11. Lefty screwballer Danny Ray Herrera is a feel-good story, since he's trying to stick in the majors as a 5-foot-8, 145-lb. pitcher. (Some sources list him as "Daniel Ray," which is a little too serial-killerish). Herrera could be the Reds' equivalent to the Jays' Jesse Carlson. He also attended Permian High School in Odessa, Texas, which is famous for some book-, movie or TV show-related reason.
  12. Jonny Gomes, who's trying to catch on with the Reds as a lefty-masher, has that "I fear to watch, yet I cannot look away" quality about him. He has power and speed, but a seeming lack of a baseball brain that has kept him from finding a spot in the field or controlling the strike zone. He's struck out 413 times in 1,264 career at-bats, meaning he's a lifetime .327 whiffer, as opposed
  13. Venerable southern Ohio baseball scribe Hal McCoy has his critics, but you have to love that he calls relief pitchers "bullpenners." That one has to catch on, as part of a global movement to invent new position names for sports in order to confuse the Chinese -- "corner infielders" for first and third basemen, the LOOGY (Lefty for Only One Guy), the "combo forward" in basketball, using d-man for defenceman in hockey.

  14. Aug. 24 marks the 20th anniversary of Pete Rose's banishment from baseball for gambling. He should be in the Hall of Fame, you know.
    Barry Larkin will be on the Baseball Hall of Fame ballot for the first time in 2010. Former Jay Robbie Alomar was a better player, but ultimately, Larkin, a one-team player who never made waves, is more electable and yes, it sucks to use political jargon while talking about sports.
  15. Joe Posnanski has a book coming out about the 1975 Reds, the greatest National League team since World War II. For some reason he doesn't like to talk about it, though (kidding, Poz).
  16. The Reds' projected 2011 starting outfield is probably Bruce, Votto and centrefielder Drew Stubbs, who might have some Gold Gloves in his future. How much Stubbs will hit remains open to question.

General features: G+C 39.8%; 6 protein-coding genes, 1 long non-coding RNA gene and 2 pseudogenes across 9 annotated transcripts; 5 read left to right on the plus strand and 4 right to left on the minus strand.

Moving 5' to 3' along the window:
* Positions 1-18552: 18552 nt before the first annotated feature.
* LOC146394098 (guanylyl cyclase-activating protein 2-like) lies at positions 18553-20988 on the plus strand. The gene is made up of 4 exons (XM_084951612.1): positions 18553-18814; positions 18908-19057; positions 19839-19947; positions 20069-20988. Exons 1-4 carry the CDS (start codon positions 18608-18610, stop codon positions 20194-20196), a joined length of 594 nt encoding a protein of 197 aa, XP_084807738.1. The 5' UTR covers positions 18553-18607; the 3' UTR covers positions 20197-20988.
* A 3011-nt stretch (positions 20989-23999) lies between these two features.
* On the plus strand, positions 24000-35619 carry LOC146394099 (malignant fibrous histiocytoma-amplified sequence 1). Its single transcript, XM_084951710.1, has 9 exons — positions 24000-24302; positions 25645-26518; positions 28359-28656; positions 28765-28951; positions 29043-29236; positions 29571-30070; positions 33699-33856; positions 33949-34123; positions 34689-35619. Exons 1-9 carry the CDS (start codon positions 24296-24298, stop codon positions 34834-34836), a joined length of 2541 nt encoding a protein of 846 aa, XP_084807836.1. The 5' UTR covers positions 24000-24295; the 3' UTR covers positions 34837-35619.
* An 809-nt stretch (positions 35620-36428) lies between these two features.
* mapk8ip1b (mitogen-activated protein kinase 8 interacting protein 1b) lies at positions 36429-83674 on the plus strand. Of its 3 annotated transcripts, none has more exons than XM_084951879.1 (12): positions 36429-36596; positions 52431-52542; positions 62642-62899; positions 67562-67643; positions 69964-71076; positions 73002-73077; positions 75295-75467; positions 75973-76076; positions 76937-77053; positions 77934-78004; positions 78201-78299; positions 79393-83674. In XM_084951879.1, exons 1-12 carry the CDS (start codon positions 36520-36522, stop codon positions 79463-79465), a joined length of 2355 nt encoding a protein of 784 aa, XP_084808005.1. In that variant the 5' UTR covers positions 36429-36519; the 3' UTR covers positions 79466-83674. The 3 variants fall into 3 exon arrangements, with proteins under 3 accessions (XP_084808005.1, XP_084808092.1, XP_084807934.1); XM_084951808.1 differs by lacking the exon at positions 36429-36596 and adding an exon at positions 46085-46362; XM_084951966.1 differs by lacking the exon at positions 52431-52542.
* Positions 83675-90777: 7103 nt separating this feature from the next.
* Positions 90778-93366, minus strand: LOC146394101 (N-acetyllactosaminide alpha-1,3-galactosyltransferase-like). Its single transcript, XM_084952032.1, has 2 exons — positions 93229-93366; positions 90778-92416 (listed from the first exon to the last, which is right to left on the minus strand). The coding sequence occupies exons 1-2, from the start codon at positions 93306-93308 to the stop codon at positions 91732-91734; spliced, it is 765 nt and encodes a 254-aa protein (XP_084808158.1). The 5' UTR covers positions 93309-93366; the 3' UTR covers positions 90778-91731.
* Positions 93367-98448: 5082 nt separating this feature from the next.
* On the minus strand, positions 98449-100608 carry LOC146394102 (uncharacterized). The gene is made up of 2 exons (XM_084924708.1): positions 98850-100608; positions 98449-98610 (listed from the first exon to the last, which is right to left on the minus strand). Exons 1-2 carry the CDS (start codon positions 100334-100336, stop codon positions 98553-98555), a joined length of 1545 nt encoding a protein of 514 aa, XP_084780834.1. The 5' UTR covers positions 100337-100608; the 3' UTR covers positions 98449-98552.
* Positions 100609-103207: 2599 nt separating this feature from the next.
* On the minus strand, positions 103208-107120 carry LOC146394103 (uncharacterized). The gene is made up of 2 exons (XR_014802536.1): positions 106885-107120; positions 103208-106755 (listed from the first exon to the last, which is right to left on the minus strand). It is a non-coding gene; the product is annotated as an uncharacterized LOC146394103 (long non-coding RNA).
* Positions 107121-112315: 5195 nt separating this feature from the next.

17. Third baseman Edwin Encarnacion is a Ty Wigginton-type of player: He hits 20-25 home runs a season, but never when it matters. The Reds have a hot prospect at third base, Neftali Soto, so their fans will not have Encarnacion to kick around much longer.
  18. Right-hander Dallas Buck bears tracking down on the farm. He's coming off Tommy John surgery and unlike the player he was acquired for, Adam Dunn, it's presumed he actually likes baseball.
  19. Remember the name: Minor League Ball is all over a righty pitcher named Juan Carlos Sulbaran, whom the Reds drafted in the 30th round last season.
  20. David Wells pitched for the Reds during the 1995 stretch drive, when the team still had its famed facial-hair ban. This was in the first season after the '94-95 strike when interest in baseball was at an all-time low, so almost no one was paying attention during the only time of his career when David Wells was clean-shaven. It's almost better to not try and find a photo.
  21. Cincinnati never won more than 85 games in a season during Ken Griffey Jr.'s run in his hometown. It never won less than 88 during Ken Griffey's time with the team (not counting the '81 strike-shortened season, when the Reds had the game's best record but missed the playoffs).
  22. The Reds are more famous for hitters (Rose, Joe Morgan, Frank Robinson, Johnny Bench) than pitchers, so maybe it's not surprising that the greatest Opening Day start in franchise history was authored by the obscure Frank Pastore (lifetime record: 48-58, 3.72 ERA). On April 9, 1980, he hucked a three-hit, no-walk shutout to beat Atlanta 9-0.
  23. A favourite piece of trivia is that every team in the National League played in the post-season at least once in the '80s except the Pirates and Reds; the Pirates beat the Reds in the 1979 playoffs and won the World Series and the Reds beat the Pirates in the 1990 playoffs and won the World Series.
  24. The late, great George Carlin once wondered, "If the Cincinnati Reds were the first professional baseball team, who did they play?"
  25. The bottom line is the Reds have a better GM, Walt Jocketty, than the two who preceded him, Dave Krivsky and Jim Bowden. They should get better in time.

1 comment:

louise said...

The Cincinnati Reds should be always competitive enough to keep pace with the others. I really like them; they’ve always been my favourite teams in MLB.
Just read about them here: